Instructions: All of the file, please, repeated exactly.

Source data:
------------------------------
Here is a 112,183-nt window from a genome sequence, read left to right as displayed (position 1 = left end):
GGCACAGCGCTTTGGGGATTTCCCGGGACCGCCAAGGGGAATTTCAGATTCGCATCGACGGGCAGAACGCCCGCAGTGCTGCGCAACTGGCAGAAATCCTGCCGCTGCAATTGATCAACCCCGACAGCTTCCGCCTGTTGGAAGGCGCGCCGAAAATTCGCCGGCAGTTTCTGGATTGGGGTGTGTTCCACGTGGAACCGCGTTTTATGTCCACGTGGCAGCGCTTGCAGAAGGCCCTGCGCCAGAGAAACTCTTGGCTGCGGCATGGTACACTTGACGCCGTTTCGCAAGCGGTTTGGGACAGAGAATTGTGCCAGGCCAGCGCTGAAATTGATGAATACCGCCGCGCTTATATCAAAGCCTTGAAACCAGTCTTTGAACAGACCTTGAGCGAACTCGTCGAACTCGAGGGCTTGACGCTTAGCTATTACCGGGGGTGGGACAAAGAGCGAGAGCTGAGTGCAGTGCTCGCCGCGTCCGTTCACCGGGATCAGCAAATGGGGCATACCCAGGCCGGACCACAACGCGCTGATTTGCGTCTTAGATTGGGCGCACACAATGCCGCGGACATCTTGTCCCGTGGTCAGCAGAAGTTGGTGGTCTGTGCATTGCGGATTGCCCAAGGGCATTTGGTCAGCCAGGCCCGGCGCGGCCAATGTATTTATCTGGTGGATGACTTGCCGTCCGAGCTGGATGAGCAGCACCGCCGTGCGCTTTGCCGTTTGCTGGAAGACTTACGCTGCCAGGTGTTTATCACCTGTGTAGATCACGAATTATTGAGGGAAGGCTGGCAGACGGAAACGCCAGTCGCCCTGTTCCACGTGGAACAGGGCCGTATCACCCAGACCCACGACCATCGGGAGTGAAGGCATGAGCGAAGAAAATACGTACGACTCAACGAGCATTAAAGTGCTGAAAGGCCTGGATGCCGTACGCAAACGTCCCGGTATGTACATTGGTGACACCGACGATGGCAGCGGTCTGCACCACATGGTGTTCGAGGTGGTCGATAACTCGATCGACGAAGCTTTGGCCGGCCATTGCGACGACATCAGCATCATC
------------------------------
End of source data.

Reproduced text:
Here is a 112,183-nt window from a genome sequence, read left to right as displayed (position 1 = left end):
GGCACAGCGCTTTGGGGATTTCCCGGGACCGCCAAGGGGAATTTCAGATTCGCATCGACGGGCAGAACGCCCGCAGTGCTGCGCAACTGGCAGAAATCCTGCCGCTGCAATTGATCAACCCCGACAGCTTCCGCCTGTTGGAAGGCGCGCCGAAAATTCGCCGGCAGTTTCTGGATTGGGGTGTGTTCCACGTGGAACCGCGTTTTATGTCCACGTGGCAGCGCTTGCAGAAGGCCCTGCGCCAGAGAAACTCTTGGCTGCGGCATGGTACACTTGACGCCGTTTCGCAAGCGGTTTGGGACAGAGAATTGTGCCAGGCCAGCGCTGAAATTGATGAATACCGCCGCGCTTATATCAAAGCCTTGAAACCAGTCTTTGAACAGACCTTGAGCGAACTCGTCGAACTCGAGGGCTTGACGCTTAGCTATTACCGGGGGTGGGACAAAGAGCGAGAGCTGAGTGCAGTGCTCGCCGCGTCCGTTCACCGGGATCAGCAAATGGGGCATACCCAGGCCGGACCACAACGCGCTGATTTGCGTCTTAGATTGGGCGCACACAATGCCGCGGACATCTTGTCCCGTGGTCAGCAGAAGTTGGTGGTCTGTGCATTGCGGATTGCCCAAGGGCATTTGGTCAGCCAGGCCCGGCGCGGCCAATGTATTTATCTGGTGGATGACTTGCCGTCCGAGCTGGATGAGCAGCACCGCCGTGCGCTTTGCCGTTTGCTGGAAGACTTACGCTGCCAGGTGTTTATCACCTGTGTAGATCACGAATTATTGAGGGAAGGCTGGCAGACGGAAACGCCAGTCGCCCTGTTCCACGTGGAACAGGGCCGTATCACCCAGACCCACGACCATCGGGAGTGAAGGCATGAGCGAAGAAAATACGTACGACTCAACGAGCATTAAAGTGCTGAAAGGCCTGGATGCCGTACGCAAACGTCCCGGTATGTACATTGGTGACACCGACGATGGCAGCGGTCTGCACCACATGGTGTTCGAGGTGGTCGATAACTCGATCGACGAAGCTTTGGCCGGCCATTGCGACGACATCAGCATCATC